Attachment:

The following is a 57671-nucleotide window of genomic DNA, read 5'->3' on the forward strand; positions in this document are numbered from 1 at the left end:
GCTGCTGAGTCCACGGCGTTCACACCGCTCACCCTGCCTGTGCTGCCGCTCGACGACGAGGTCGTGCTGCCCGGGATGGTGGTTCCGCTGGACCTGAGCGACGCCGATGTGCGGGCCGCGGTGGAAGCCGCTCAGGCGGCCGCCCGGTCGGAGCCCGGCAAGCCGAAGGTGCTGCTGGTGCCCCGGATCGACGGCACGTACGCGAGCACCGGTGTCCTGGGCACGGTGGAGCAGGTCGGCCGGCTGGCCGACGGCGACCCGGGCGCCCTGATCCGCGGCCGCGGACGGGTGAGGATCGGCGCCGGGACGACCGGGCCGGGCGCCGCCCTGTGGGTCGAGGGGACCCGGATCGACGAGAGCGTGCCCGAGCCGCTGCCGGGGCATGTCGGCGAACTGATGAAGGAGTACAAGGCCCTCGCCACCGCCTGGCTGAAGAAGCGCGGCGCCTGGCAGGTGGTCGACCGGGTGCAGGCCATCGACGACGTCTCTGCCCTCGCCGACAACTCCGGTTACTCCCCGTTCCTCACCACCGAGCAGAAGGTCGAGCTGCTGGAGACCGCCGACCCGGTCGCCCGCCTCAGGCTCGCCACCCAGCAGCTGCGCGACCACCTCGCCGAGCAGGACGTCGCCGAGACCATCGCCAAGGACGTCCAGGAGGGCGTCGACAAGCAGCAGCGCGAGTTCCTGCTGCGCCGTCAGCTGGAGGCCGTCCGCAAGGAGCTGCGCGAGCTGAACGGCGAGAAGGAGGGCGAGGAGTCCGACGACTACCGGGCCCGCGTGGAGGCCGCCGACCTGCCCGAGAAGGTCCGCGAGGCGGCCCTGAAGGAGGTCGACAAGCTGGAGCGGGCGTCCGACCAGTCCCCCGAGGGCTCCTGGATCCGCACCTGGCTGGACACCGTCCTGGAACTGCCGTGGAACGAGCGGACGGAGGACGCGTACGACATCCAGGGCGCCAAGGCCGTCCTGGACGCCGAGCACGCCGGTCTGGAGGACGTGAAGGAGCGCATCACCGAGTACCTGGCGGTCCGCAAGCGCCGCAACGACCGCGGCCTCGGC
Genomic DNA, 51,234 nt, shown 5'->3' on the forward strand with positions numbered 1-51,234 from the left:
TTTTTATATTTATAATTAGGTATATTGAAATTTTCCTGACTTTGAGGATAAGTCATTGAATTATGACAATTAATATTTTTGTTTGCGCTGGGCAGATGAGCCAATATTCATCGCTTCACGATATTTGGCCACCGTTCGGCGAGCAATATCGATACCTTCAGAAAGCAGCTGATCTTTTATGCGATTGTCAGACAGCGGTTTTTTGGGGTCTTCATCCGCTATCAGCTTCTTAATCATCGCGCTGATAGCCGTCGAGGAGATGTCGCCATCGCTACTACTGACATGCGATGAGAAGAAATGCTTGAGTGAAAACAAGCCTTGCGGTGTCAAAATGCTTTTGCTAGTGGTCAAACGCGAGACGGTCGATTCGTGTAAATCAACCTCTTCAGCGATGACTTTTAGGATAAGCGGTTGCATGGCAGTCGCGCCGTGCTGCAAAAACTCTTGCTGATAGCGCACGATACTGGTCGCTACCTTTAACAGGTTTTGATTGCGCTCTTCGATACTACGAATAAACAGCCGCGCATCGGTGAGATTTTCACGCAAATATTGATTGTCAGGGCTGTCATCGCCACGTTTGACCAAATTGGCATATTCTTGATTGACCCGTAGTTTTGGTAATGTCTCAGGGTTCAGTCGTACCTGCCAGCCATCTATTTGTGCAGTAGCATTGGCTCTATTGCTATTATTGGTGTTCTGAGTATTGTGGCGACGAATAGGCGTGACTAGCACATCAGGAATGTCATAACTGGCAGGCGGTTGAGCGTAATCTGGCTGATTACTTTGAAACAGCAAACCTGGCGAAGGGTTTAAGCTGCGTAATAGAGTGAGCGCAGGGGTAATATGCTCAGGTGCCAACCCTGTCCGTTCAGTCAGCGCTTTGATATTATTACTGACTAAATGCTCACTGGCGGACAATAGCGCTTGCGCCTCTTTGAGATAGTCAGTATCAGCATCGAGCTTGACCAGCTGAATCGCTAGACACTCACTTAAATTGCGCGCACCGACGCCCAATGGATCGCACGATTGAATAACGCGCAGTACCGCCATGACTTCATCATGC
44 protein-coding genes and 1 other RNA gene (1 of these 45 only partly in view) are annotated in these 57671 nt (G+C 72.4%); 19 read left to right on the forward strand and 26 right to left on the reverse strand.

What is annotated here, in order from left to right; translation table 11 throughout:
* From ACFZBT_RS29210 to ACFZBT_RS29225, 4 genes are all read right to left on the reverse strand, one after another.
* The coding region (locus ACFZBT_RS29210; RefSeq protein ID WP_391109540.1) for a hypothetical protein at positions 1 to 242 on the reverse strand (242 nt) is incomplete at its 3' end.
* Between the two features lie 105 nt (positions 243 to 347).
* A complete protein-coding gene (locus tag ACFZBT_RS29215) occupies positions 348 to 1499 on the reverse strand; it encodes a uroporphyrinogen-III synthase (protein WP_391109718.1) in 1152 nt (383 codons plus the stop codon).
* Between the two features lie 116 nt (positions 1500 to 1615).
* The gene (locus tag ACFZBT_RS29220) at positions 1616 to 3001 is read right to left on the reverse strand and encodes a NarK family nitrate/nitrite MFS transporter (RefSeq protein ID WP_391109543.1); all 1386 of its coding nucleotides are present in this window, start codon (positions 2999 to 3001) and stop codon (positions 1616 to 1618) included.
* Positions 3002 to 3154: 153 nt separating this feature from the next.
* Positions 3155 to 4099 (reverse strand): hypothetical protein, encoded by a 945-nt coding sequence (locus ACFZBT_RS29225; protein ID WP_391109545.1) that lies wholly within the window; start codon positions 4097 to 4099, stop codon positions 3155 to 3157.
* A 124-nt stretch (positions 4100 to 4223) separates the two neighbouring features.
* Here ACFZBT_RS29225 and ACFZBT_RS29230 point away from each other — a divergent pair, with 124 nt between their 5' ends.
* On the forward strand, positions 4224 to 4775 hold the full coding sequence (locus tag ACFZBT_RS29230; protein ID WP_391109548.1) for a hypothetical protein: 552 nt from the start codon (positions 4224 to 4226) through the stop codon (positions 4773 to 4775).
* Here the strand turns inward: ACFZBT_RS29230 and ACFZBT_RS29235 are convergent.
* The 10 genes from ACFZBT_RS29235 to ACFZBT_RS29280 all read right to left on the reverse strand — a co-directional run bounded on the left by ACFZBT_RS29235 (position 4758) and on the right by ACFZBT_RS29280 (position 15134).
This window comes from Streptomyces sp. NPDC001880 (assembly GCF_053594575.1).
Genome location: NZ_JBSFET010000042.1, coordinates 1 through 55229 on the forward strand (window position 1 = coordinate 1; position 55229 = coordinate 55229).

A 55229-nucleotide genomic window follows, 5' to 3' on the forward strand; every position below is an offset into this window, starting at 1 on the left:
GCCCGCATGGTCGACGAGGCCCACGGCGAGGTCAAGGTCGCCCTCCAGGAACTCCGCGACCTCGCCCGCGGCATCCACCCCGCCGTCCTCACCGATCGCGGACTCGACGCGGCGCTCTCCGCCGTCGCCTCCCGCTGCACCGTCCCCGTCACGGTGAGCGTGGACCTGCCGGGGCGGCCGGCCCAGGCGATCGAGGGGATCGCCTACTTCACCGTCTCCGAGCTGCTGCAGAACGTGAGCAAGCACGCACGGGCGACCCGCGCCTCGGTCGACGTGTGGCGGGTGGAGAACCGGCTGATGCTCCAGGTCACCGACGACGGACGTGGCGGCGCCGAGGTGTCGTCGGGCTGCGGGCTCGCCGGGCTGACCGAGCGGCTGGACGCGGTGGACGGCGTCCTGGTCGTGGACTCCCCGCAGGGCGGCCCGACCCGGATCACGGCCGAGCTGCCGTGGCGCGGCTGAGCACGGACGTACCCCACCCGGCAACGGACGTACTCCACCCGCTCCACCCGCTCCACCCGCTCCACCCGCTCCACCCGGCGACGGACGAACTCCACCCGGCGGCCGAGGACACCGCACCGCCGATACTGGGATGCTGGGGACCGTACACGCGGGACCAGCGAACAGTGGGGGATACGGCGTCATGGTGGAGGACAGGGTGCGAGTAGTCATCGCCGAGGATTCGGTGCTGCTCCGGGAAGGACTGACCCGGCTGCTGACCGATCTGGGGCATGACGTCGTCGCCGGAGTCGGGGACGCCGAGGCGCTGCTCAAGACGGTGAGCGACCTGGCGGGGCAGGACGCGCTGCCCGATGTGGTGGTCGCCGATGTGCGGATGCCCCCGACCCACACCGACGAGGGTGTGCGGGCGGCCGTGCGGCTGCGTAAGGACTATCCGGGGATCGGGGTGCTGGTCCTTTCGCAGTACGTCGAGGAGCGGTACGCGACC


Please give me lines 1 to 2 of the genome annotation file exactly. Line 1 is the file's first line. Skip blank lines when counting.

The following is a 57671-nucleotide window of genomic DNA, read 5'->3' on the forward strand; positions in this document are numbered from 1 at the left end:
GCTGCTGAGTCCACGGCGTTCACACCGCTCACCCTGCCTGTGCTGCCGCTCGACGACGAGGTCGTGCTGCCCGGGATGGTGGTTCCGCTGGACCTGAGCGACGCCGATGTGCGGGCCGCGGTGGAAGCCGCTCAGGCGGCCGCCCGGTCGGAGCCCGGCAAGCCGAAGGTGCTGCTGGTGCCCCGGATCGACGGCACGTACGCGAGCACCGGTGTCCTGGGCACGGTGGAGCAGGTCGGCCGGCTGGCCGACGGCGACCCGGGCGCCCTGATCCGCGGCCGCGGACGGGTGAGGATCGGCGCCGGGACGACCGGGCCGGGCGCCGCCCTGTGGGTCGAGGGGACCCGGATCGACGAGAGCGTGCCCGAGCCGCTGCCGGGGCATGTCGGCGAACTGATGAAGGAGTACAAGGCCCTCGCCACCGCCTGGCTGAAGAAGCGCGGCGCCTGGCAGGTGGTCGACCGGGTGCAGGCCATCGACGACGTCTCTGCCCTCGCCGACAACTCCGGTTACTCCCCGTTCCTCACCACCGAGCAGAAGGTCGAGCTGCTGGAGACCGCCGACCCGGTCGCCCGCCTCAGGCTCGCCACCCAGCAGCTGCGCGACCACCTCGCCGAGCAGGACGTCGCCGAGACCATCGCCAAGGACGTCCAGGAGGGCGTCGACAAGCAGCAGCGCGAGTTCCTGCTGCGCCGTCAGCTGGAGGCCGTCCGCAAGGAGCTGCGCGAGCTGAACGGCGAGAAGGAGGGCGAGGAGTCCGACGACTACCGGGCCCGCGTGGAGGCCGCCGACCTGCCCGAGAAGGTCCGCGAGGCGGCCCTGAAGGAGGTCGACAAGCTGGAGCGGGCGTCCGACCAGTCCCCCGAGGGCTCCTGGATCCGCACCTGGCTGGACACCGTCCTGGAACTGCCGTGGAACGAGCGGACGGAGGACGCGTACGACATCCAGGGCGCCAAGGCCGTCCTGGACGCCGAGCACGCCGGTCTGGAGGACGTGAAGGAGCGCATCACCGAGTACCTGGCGGTCCGCAAGCGCCGCAACGACCGCGGCCTCGGC